Reflections on the debt ceiling debate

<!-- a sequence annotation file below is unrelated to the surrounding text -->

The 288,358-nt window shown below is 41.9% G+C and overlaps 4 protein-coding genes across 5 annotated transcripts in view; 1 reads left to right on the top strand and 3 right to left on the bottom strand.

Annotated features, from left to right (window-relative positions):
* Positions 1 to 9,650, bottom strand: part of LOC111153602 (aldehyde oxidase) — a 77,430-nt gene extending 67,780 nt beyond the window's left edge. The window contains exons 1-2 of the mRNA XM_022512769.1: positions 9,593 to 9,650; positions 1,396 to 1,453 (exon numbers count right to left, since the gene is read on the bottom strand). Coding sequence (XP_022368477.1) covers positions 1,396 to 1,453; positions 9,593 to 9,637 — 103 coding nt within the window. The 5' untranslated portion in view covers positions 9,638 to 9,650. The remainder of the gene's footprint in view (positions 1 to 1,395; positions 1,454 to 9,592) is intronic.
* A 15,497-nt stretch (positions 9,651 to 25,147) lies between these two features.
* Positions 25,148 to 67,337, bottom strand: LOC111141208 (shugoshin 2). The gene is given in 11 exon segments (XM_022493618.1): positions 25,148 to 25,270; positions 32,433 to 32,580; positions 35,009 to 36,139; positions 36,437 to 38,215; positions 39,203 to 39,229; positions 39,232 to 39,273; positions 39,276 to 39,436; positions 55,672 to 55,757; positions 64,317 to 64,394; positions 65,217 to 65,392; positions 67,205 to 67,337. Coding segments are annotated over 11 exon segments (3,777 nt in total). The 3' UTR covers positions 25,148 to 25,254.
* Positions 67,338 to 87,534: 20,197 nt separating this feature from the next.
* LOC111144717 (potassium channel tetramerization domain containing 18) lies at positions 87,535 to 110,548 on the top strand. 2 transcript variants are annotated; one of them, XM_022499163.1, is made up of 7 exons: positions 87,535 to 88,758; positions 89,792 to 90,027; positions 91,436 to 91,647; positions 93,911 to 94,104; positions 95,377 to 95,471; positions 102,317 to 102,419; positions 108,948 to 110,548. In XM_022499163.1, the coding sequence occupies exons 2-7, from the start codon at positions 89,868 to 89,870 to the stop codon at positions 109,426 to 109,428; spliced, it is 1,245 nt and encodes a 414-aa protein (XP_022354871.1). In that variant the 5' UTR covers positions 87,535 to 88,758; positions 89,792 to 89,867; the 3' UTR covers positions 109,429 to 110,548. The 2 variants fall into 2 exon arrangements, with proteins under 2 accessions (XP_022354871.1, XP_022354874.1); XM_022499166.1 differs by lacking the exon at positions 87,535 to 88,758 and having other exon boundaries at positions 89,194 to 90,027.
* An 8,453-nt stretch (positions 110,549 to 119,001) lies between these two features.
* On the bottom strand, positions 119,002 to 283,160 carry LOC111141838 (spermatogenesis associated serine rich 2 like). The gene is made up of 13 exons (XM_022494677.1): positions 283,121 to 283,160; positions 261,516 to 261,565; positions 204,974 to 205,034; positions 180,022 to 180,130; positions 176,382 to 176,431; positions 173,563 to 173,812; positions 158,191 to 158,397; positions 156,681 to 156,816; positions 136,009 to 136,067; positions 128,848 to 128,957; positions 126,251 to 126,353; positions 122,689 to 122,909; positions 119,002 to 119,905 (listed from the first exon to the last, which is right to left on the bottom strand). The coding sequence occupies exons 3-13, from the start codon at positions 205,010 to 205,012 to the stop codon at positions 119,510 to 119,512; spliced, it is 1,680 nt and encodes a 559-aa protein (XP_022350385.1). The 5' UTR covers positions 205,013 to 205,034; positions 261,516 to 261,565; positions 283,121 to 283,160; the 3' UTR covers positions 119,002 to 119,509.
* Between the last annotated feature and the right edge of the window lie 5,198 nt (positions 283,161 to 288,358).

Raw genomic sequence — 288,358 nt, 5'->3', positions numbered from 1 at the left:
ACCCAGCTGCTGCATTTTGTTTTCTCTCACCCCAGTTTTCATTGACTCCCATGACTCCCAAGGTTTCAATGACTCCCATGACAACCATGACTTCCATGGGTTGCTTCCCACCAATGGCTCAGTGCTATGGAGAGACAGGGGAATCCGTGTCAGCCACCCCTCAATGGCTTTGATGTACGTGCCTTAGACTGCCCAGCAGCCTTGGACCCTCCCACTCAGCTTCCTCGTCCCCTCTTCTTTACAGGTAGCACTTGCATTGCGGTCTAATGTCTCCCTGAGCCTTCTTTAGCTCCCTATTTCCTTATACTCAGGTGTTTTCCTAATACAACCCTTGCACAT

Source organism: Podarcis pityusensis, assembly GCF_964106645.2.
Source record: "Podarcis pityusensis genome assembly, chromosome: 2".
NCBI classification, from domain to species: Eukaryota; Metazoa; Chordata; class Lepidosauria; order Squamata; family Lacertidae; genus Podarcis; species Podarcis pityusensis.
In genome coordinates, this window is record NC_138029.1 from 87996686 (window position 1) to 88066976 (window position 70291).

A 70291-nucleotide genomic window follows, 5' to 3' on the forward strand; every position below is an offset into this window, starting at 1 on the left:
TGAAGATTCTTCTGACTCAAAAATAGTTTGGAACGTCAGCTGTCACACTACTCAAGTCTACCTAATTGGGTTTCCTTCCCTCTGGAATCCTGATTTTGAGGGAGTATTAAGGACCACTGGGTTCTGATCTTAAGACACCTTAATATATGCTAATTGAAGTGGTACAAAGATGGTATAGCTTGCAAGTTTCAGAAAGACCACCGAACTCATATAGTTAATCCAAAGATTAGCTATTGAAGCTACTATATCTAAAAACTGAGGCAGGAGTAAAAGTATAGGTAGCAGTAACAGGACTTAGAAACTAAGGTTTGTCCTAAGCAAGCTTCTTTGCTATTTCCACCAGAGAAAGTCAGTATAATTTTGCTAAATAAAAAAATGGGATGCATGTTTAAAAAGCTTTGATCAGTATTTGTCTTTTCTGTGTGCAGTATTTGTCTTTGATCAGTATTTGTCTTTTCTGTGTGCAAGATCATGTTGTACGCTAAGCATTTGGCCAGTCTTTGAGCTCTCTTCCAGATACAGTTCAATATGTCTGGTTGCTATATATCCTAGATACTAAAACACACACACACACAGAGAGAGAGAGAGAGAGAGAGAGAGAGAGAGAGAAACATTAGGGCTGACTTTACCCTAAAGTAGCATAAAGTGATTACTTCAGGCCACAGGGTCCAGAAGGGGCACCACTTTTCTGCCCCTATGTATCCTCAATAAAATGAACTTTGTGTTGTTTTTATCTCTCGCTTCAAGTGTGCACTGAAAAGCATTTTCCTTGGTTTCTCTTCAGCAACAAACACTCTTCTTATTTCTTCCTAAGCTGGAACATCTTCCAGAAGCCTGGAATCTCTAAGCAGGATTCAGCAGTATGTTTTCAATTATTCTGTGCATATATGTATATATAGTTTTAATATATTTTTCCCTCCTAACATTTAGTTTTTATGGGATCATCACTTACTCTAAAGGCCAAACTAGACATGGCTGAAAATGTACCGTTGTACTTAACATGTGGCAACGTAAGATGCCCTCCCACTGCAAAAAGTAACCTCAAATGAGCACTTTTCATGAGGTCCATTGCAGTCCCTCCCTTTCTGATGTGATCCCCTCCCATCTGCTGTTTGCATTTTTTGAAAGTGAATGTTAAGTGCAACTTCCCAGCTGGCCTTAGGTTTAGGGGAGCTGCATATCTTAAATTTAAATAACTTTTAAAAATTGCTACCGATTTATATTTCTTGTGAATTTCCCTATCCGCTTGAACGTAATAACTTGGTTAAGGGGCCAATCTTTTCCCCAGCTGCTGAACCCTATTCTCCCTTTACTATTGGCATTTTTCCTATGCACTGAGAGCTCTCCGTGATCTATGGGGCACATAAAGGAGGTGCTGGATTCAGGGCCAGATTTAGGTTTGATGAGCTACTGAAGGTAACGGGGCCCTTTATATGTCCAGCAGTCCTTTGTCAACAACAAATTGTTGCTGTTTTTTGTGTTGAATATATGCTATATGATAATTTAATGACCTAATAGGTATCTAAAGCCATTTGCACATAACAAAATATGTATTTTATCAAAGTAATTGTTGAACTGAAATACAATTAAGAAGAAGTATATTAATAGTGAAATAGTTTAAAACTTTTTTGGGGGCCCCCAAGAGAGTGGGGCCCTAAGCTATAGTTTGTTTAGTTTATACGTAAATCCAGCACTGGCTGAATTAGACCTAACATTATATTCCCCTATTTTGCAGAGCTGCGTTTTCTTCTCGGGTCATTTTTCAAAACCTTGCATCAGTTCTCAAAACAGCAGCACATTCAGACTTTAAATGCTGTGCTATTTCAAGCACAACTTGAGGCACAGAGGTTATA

Let me see if I have this right. It took months of wrangling, bitter statements and debate, and then the Congress and president came up with a “solution” to the debt ceiling increase and possible default that talks in terms of cuts in spending over 10 years, but makes cuts in the next year’s budget of a tiny fraction of the total, shifts responsibility for the heavy lifting to a commission of 12 people, has default provisions if the commission’s recommendations for major cuts are not adopted, leaves real debt reduction still to be addressed, and puts off further discussion of future debt ceiling increases until after the 2012 election.This is something that our president and legislative leaders supported?From afar, a few observations:The reaction of world stock markets to the deal was not encouraging, with markets seeming to say the compromise package was more politics than economics, and still leaves the United States with over $26 trillion in debt in 10 years, down from the expected $29 trillion, still dramatically too high.Tea Party members expressed concern about the deal since some of the default provisions could result in tax increases and nothing in the compromise addresses the automatic expiration of the “Bush tax cuts” at the end of 2012, which would raise many federal taxes to their 2001 levels, when the country had a balanced budget, and had the cuts not been made, the debt and deficits would have been dramatically smaller.Why this is a concern is a mystery to me, but it was balanced by concerns from liberal Democrats that the cuts would “hurt the poor disproportionately,” even though most of the immediate cuts come from the defense budget. The fact is that entitlement programs still have to be addressed, along with revenue reform and increases.It is interesting that the distance a member was from facing re-election seemed directly proportionate to his or her willingness to vote no, at least in the New Hampshire delegation, probably not a statistically significant sample.Both Congressmen Charlie Bass and Frank Guinta, Republicans with different philosophical orientations, up for re-election in 2012, voted for the bill. Sen. Jeanne Shaheen, safe until 2014, voted for the bill, and Sen. Kelly Ayotte, not required to face the voters until 2014, voted against it.The committee of 12 was praised as a reasonable way to study the problem in depth and criticized as a way to avoid individual votes on proposed cuts and an unconstitutional abdication of the responsibility of each house of Congress to act. The Base Closure Commission, which made recommendations on the closure of military bases, is precedent for this type of mechanism when a politically volatile subject is being considered. That system seemed to work, but the deficit and debt is a much larger topic than base closures, and if the motivation for the committee was to avoid individual responsibility of members to vote on individual proposals, it is a sad commentary on the fortitude of members of Congress.There have been many committees and commissions and organizations in the last 30 years or so that have studied the debt and deficit issue, most if not all of them ignored, so there is a lot of research available to help the committee do its work. The question is whether the willingness to act has changed – Congress and a series of presidents have seemed willing to keep spending, but not to have the revenue to pay for the spending. The voters have to require that mindset be changed.All of this occurred as July turned into August and the summer was half over – more than half for those with schoolchildren or young adults returning to college in the fall, facing decreased student aid and increased costs. Nevertheless, the weather was pleasant, the flowers grew, the corn was high in the fields, and the natural optimism of Americans, especially in New Hampshire in the summer, was evident. Let us all hope that natural optimism continues, but that we not forget how the politicians acted as a whole these last weeks. If we forget and do not hold our representatives responsible to find a long-term solution to debt and deficit, it will be at our peril – and our grandchildren’s.Brad Cook, a shareholder in the Manchester law firm of Sheehan Phinney Bass + Green, heads its government relations and estate planning groups. He also serves as secretary of the Business and Industry Association of New Hampshire.